We don't do blog posts that often but we wanted to put one together to go over some pricing changes and give you guys some visibility into the process of merchandise making, but also pricing. Strap in, we're going to talk NUMBERS today.
So, what's up?
Well, we're increasing the price of the plush that we offer on the Innersloth storefront to match the cost of producing those plush. For context: if we kept the prices as they were right now, we'd actively lose money, on every single sale.
To explain why this is happening, we have a fun (if you're the kind of person who finds reading about supply chain issues fun) article:
The most important part is just this image here:
This is an insane cost increase for any small business, and we're watching other companies have the same issues in weathering it (see this post about how the cost for paint is increasing due to supply chain issues) trying to figure out what the solution is. The solution is: raising prices.
Rather than raising prices across the board on all items, we're doing a few things to try and mitigate the number of items we have to increase cost on:
- We're searching for more domestic manufacturers for items that can be produced domestically. Right now, that is limited to prints/paper goods (though paper is...also dealing with a shortage right now!) as well as apparel. Plush, unfortunately, are very difficult to get manufactured domestic as most of the plush makers out there are either individual artists (for example, like the designers Frisk Wolfie who did our original AU design that was ripped off by all the fake resellers) or people who just offload the manufacturing to their facility overseas anyway.
- We're searching for domestic sewists who focus on clothing manufacturing to see if we can figure out a partnership/way to work together that allows us to give business to those locations to sell plush, but the safety and testing methods required may differ and this is difficult and time consuming.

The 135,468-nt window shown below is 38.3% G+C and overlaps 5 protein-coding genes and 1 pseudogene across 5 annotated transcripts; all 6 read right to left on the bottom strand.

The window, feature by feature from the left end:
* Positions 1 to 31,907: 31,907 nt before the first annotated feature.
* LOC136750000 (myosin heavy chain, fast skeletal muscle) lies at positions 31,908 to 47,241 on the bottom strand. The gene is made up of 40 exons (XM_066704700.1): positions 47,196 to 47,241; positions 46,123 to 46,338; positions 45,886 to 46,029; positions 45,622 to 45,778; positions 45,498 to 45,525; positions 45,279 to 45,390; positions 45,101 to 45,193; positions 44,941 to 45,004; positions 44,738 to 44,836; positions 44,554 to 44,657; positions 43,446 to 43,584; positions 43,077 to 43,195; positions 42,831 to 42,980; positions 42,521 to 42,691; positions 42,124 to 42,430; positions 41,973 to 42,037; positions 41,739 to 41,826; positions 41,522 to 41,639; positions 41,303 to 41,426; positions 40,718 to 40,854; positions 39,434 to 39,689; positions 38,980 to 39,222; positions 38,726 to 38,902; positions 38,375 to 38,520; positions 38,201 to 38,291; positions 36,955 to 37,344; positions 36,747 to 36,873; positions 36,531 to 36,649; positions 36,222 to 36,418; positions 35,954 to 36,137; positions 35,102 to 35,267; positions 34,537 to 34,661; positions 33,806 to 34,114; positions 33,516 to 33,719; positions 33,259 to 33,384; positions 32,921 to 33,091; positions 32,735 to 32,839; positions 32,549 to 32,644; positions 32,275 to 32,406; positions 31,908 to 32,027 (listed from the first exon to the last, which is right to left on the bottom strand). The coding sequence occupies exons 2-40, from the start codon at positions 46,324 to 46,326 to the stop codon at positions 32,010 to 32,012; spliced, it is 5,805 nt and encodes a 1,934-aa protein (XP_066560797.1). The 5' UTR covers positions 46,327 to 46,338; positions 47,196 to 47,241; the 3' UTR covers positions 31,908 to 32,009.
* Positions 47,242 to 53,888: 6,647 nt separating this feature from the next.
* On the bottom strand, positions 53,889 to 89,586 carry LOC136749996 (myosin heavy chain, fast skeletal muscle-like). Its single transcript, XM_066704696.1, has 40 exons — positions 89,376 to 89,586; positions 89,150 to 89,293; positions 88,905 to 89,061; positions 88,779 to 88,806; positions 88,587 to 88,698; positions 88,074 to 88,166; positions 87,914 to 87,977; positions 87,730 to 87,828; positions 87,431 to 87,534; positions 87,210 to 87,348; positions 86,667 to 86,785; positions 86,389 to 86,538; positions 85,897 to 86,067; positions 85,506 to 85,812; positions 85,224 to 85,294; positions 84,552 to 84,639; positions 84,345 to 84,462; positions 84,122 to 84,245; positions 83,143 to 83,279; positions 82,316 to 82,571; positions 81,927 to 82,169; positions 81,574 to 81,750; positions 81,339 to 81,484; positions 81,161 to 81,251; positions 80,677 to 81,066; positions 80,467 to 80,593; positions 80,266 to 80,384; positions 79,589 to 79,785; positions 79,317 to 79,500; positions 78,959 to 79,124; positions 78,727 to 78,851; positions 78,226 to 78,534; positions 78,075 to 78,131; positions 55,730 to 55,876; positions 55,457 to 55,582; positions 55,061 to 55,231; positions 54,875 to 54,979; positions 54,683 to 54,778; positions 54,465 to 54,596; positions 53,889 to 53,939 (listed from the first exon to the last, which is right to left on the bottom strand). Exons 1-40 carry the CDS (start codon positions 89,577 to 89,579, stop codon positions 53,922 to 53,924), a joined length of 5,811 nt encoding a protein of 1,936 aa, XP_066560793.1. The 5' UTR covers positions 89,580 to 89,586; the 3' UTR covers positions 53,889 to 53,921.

- We're looking at working with more small, independent sewists to produce items in their homes, but this doesn't really solve the high cost problem - our cost of living in the United States is higher than a lot of places where manufacturing happens. It also limits the quantity that we can produce, as individual creators can only make so many in a day.
Okay, so let's take a peek behind the curtain and actually talk numbers. We're lucky enough that Innersloth allowed us to go into way more detail than some partners will let us go into, so we can really explain the full extent of what we're looking at here.
For holiday, we placed our order for the plush (new colors and a remake of the first plush Innersloth did) months ago. When shipping internationally (from overseas to Washington, USA) there are two methods:
- Air shipping - your box goes on a plane across the ocean! This takes about a week, if customs cooperates and clears it quickly enough!
- Slowboat shipping - called slowboat, because this process takes anywhere from 30-40 days on a boat, and then 10-30 days to be in the port, get unloaded, get transitioned to a truck, etc.
We ordered a large quantity, specifically to have them last us through holidays, which meant we were faced with the following options:
1. Send the entire shipment via slowboat which is cheapest, but will not arrive until mid-Nov or early December, if we're lucky. This means that with the increased delay in shipping individual units, if someone ordered from Spain in mid-November, they likely wouldn't receive it in time for Christmas.2. Send the entire shipment via air shipping, which would arrive right at the start of November. This would be the most ideal situation and is one we've done before, except the cost was astronomical.
- The shipping cost to send all the plush via air was a whopping $137,000, which would make the shipping cost alone $22 per unit.
- This means that the shipping cost for the plush we expedited was $13,000, which...still isn't ideal, actually. We won't really wind up making any money on the sales of those 700 plush, as the cost per unit winds up wildly increased, but by raising the cost, we won't lose money on them.
We won't be raising the costs of items that we don't receive increased costs on, and these costs aren't going to impact our international partners (though, they set their own costs and it's reasonable to assume that the cost of everything goes up for everyone. With mass market selling, this is easier to eat because of the sheer quantity.)
When shipping rates calm down, we anticipate being able to drop the cost back to a more reasonable number so we have decent margins (and make a profit) but not so much that it gouges customers.
I, personally, find all of this really fascinating and I'm always happy to answer questions about how the items are made, why things cost what they do, or honestly anything else, so if you DO have a question, feel free to email us at DWS!
Thanks and best wishes from the Innersloth and Dual Wield Studio teams!